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EPO Enlarged Board: computer simulations can be patented


Case G1/19, before the Enlarged Board of Appeal, attracted a flurry of interest from patent owners and industry associations

The EPO’s Enlarged Board of Appeal has handed down an eagerly awaited decision that the established case law on computer-implemented inventions also applies to simulations.

In a decision published today, March 10, the EBoA found that just like any other computer-implemented invention, numerical simulations may be patentable.

According to the EBoA, patentability requires an inventive step based on features contributing to the technical character of the claimed simulation method.

In advance of today’s decision, in-house counsel told Managing IP that a decision to make simulation non-patentable could have had broader repercussions on patenting computer-implemented inventions.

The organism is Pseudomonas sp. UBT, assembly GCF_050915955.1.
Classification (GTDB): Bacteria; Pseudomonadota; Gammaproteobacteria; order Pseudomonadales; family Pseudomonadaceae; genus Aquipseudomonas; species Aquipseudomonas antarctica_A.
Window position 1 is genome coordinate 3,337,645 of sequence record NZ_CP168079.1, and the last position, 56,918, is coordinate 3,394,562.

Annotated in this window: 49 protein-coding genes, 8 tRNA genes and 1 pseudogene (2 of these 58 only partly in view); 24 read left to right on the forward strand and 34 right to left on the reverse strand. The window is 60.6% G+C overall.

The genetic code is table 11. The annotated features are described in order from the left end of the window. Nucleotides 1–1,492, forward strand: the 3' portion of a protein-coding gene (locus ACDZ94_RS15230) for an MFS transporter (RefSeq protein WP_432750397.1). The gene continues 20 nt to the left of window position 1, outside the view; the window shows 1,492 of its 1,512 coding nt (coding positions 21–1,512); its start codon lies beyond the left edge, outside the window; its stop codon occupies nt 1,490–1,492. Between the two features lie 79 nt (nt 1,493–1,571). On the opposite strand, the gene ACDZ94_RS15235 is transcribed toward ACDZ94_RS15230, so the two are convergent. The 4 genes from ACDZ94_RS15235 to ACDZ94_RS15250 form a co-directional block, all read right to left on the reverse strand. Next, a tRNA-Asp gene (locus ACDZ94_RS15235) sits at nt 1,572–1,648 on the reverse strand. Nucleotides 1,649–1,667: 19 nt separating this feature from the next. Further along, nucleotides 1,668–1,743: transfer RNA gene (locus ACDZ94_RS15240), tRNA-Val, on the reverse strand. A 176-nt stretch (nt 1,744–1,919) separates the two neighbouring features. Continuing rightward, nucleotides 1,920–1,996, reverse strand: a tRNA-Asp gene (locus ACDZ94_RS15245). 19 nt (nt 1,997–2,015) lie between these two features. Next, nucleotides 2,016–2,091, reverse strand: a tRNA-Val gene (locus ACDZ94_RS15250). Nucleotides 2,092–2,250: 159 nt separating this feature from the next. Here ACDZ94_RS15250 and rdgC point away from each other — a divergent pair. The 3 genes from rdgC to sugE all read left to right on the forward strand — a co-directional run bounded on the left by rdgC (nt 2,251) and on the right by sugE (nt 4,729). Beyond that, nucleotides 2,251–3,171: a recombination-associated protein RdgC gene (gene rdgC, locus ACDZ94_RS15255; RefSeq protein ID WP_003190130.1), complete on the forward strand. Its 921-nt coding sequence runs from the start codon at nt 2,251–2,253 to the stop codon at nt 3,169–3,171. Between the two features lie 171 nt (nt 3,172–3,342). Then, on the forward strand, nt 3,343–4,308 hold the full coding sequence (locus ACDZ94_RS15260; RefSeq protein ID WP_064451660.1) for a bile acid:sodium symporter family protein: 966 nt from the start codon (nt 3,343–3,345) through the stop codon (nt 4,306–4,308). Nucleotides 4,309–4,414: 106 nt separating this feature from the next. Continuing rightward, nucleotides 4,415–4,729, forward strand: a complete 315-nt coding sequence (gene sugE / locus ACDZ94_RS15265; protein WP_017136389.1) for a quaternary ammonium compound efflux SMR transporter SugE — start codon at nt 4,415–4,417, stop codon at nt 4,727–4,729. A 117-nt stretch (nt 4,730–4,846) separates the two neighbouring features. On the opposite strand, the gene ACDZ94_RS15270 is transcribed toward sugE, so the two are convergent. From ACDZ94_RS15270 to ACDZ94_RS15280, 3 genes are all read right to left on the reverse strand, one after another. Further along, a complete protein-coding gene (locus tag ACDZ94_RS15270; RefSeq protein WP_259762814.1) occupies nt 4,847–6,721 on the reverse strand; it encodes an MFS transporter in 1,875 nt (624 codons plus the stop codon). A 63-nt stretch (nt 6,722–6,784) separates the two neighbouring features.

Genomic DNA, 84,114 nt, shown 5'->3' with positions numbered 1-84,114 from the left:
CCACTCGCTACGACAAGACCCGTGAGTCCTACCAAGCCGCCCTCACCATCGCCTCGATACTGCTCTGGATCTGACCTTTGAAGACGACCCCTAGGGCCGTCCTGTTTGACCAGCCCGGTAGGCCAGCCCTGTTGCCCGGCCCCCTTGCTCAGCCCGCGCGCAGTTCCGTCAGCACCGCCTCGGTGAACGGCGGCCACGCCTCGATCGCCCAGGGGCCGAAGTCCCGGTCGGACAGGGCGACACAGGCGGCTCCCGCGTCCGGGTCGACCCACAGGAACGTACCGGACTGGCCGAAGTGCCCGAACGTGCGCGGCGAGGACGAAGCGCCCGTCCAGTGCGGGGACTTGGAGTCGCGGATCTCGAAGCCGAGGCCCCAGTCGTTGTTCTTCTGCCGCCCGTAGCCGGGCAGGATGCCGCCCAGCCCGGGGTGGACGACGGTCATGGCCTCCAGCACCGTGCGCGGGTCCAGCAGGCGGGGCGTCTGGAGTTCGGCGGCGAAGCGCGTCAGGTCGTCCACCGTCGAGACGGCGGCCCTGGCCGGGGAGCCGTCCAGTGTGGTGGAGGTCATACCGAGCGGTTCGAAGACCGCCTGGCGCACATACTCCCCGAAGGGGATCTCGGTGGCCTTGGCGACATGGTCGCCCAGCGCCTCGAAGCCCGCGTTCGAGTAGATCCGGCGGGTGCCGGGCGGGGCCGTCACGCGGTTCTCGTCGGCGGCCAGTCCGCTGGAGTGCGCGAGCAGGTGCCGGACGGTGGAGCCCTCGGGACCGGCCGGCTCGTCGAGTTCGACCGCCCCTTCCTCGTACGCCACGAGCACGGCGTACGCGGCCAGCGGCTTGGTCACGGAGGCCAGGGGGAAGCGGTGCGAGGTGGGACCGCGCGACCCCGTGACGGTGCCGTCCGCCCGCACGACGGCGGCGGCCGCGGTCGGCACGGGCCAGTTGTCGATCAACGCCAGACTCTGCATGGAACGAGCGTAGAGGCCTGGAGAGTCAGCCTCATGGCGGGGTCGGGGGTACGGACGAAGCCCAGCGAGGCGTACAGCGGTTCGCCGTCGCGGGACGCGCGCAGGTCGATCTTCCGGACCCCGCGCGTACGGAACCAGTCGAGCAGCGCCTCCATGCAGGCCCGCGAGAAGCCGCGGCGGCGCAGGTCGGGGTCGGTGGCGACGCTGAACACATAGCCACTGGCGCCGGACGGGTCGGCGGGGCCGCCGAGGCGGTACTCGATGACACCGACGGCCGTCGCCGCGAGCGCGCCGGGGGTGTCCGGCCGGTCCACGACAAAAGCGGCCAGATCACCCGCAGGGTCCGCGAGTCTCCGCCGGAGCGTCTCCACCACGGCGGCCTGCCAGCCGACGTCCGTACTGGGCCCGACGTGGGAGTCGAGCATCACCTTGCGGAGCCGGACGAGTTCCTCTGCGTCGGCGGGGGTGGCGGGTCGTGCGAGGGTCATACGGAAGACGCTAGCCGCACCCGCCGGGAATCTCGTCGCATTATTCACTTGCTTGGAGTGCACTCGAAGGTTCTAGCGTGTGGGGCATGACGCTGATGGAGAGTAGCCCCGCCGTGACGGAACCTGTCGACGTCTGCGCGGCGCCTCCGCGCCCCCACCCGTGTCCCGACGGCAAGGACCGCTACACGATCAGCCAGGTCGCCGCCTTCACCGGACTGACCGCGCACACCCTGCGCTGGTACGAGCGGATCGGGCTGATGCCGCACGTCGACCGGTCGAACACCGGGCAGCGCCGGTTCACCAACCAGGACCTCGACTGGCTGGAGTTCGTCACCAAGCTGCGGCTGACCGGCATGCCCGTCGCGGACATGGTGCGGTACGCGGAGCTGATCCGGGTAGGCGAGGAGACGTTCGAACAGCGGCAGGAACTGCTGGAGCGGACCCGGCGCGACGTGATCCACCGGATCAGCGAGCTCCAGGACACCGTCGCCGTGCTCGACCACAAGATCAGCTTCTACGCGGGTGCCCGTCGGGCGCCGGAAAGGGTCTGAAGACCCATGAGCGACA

It would have also damaged European industries that either create simulations or increasingly rely on software to test physical processes and methods before they are implemented, counsel added.

The case concerns a patent application (03793825.5) by an individual called James Douglas Connor.

The invention concerns simulation of pedestrian movement that can then be used to help design or modify venues such as a railway station or a stadium. The patent claims to provide a realistic simulation, in real-world situations, which cannot be modelled by conventional simulators.

In February 2019, the EPO rejected the application. After the refusal, the applicant appealed to the EPO’s Technical Board of Appeal, which referred questions to the EBoA.

More than 20 amicus curiae were filed with the EBoA from companies including IBM, Siemens and Philips, as well as from industry associations including AIPPI, the IP Federation and the European Patent Institute.

Managing IP will provide a full analysis of the decision in due course.


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